Traditionally assignments are graded and students only get one go. There’s a place for that but it doesn’t encourage students to reflect on their own work and learn from each otherDr Saskia Glas, Assistant Professor Sociology
To Enable Active Learning Through Peer Feedback
Passive learning—learning that is heavily tutor-led with students absorbing and making sense of information presented to them—helps to build a foundation of knowledge. However, most courses benefit from active learning that uses a range of methods to encourage students to question, assess and interact with each other to deepen their understanding of a topic.
This was the aim of a module of Radboud’s Sociology course in September-October 2021 as Dr Saskia Glas, Radboud’s assistant professor sociology, explains: “It’s my goal that students think for themselves, draw their own conclusions, weigh up arguments and reflect. That is active, deep thinking, the kind I would like students to develop throughout their education.”
Dr Glas recognised that students benefit from critiquing each other’s work, providing feedback and learning from each other’s experiences.
“Traditionally assignments are graded, and students only get one go,” adds Dr Glas. “There’s a place for that, of course, but it doesn’t encourage students to reflect on their own work and learn from each other.”
Instead of setting three or four assignments in a six-to-eight-week course, Dr Glas set one assignment that students would work on iteratively, using each other’s feedback to build on their work. This, Dr Glas describes, would help students learn how to give and receive feedback, think critically about their work, assess the feedback they were given and decide how to use it to improve.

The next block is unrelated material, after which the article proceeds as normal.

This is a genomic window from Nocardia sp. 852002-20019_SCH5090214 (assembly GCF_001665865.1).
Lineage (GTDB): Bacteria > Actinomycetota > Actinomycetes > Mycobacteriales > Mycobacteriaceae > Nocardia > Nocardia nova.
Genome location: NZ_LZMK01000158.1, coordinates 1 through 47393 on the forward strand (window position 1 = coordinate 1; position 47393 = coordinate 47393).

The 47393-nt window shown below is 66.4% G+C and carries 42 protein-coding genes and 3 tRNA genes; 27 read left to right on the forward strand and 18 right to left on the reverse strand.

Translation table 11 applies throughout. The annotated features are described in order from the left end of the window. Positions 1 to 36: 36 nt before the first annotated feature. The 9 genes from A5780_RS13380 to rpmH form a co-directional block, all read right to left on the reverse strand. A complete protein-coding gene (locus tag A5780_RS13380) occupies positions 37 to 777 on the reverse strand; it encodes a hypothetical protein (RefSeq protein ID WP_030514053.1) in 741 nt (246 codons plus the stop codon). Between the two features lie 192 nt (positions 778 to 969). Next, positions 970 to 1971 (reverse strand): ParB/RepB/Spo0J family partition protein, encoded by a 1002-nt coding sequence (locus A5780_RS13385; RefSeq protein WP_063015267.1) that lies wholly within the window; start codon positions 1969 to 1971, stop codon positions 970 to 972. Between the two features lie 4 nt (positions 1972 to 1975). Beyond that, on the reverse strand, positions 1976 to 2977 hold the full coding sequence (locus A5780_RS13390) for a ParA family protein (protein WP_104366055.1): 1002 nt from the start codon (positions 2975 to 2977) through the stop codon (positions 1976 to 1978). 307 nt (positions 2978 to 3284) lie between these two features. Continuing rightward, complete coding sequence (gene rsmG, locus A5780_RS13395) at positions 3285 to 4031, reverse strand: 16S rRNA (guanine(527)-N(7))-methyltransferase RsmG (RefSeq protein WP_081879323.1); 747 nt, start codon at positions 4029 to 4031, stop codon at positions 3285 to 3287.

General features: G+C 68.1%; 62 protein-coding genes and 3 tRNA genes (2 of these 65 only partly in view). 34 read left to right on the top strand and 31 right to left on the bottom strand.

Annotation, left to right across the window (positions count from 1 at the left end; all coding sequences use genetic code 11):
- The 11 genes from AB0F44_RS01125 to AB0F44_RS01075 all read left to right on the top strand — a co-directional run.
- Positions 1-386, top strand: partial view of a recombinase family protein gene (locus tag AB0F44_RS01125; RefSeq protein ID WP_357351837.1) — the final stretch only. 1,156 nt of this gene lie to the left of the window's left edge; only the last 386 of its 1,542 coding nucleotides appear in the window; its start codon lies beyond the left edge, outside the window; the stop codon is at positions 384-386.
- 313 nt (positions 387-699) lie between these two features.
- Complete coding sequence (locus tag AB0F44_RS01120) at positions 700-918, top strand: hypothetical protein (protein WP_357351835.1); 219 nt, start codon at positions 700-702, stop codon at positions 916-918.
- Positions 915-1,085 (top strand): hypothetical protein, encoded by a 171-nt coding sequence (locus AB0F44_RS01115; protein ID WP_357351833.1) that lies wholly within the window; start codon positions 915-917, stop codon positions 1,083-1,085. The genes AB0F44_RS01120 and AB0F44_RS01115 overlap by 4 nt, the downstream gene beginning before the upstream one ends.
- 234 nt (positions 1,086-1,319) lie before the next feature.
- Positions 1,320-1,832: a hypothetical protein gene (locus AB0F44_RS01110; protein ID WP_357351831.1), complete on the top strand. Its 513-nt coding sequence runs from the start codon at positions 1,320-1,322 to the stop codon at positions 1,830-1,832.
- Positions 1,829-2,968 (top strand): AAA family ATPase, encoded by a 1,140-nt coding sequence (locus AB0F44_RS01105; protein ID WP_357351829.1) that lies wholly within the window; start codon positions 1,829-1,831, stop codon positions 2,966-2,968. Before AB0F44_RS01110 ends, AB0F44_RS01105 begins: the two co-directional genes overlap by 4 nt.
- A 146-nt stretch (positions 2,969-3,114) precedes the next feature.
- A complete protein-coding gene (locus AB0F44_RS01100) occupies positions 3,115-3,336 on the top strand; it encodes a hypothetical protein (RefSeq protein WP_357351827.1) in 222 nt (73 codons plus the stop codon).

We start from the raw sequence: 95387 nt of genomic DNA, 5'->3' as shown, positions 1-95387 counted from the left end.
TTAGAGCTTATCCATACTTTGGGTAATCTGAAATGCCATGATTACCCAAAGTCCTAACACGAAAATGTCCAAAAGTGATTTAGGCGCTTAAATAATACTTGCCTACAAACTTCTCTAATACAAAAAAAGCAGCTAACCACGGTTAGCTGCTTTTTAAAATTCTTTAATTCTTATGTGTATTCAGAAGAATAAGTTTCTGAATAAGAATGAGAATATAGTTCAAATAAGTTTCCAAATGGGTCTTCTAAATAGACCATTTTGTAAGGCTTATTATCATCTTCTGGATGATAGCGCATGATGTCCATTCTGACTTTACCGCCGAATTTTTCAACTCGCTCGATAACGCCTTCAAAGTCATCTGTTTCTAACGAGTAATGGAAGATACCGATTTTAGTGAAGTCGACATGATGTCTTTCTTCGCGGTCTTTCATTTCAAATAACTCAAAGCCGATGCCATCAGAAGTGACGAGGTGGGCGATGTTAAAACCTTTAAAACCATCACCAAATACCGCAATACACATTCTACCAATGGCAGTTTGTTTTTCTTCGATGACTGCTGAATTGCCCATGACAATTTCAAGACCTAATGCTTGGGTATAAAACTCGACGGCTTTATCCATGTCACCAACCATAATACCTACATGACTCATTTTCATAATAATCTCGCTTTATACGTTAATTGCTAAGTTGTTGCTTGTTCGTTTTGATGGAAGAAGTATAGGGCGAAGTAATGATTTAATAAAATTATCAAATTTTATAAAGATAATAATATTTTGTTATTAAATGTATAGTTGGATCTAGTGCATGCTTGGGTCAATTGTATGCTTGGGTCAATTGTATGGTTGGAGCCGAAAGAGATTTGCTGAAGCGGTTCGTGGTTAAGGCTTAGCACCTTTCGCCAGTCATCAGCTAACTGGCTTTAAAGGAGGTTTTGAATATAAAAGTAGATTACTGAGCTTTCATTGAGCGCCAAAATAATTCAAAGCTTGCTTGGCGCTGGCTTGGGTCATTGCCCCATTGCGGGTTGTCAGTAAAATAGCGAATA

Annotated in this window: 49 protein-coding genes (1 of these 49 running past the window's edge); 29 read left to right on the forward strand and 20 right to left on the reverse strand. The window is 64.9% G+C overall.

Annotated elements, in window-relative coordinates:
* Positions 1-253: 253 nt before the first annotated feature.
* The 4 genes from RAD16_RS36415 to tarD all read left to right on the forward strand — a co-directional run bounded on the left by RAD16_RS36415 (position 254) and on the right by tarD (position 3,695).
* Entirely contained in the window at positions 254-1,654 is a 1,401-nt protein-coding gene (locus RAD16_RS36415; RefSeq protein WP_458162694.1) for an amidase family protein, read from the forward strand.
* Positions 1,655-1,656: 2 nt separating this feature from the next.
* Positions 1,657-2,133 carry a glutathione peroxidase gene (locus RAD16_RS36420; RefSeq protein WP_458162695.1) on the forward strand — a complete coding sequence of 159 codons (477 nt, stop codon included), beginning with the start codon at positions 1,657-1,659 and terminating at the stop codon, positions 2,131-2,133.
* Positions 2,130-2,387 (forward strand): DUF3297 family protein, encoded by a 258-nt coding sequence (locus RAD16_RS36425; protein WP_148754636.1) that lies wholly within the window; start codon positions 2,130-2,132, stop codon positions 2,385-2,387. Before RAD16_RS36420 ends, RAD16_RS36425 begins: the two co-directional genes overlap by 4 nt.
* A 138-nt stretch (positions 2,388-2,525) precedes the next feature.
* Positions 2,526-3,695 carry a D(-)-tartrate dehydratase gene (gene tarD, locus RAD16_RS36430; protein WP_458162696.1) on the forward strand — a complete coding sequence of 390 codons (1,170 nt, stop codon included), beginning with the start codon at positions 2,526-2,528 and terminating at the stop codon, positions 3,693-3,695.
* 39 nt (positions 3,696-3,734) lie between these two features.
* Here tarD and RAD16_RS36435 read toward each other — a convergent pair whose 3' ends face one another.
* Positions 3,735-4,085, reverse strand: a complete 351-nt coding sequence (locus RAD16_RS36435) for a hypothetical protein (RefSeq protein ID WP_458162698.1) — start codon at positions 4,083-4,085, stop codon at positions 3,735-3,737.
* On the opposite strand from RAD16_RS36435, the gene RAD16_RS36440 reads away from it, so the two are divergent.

Technology is a medium. It should amplify what you’re trying to do through learning goals and objectives and make this understandable for students. Technology is intertwined with the message and learning outcomes.Dr Saskia Glas, Assistant Professor Sociology
Discussion Groups Implemented In Brightspace
Dr Glas considered a range of ways to facilitate peer feedback and spoke to teaching support staff about her vision. Radboud University has used Brightspace since 2018 and so students were familiar with the learning platform. Accordingly, Dr Glas explored how Brightspace functionality could help deliver active learning.
“I didn’t want a student to just read a peer’s assignment
and come up with the first thing that crossed their mind in class,” says Dr Glas. “I wanted them to really think about it; to prepare written feedback they could share. There were a range of platforms I could use; I opted for Brightspace.”
The Sociology master’s degree cohort comprised around 50 students. Each was put into a group, comprising three or four students. This was an ideal size as it was small enough to encourage everyone’s involvement but large enough to manage student absences and other disruptions. Also, at any one time, at least one student would be neither giving nor receiving feedback and could moderate what was being discussed and check that feedback was constructive.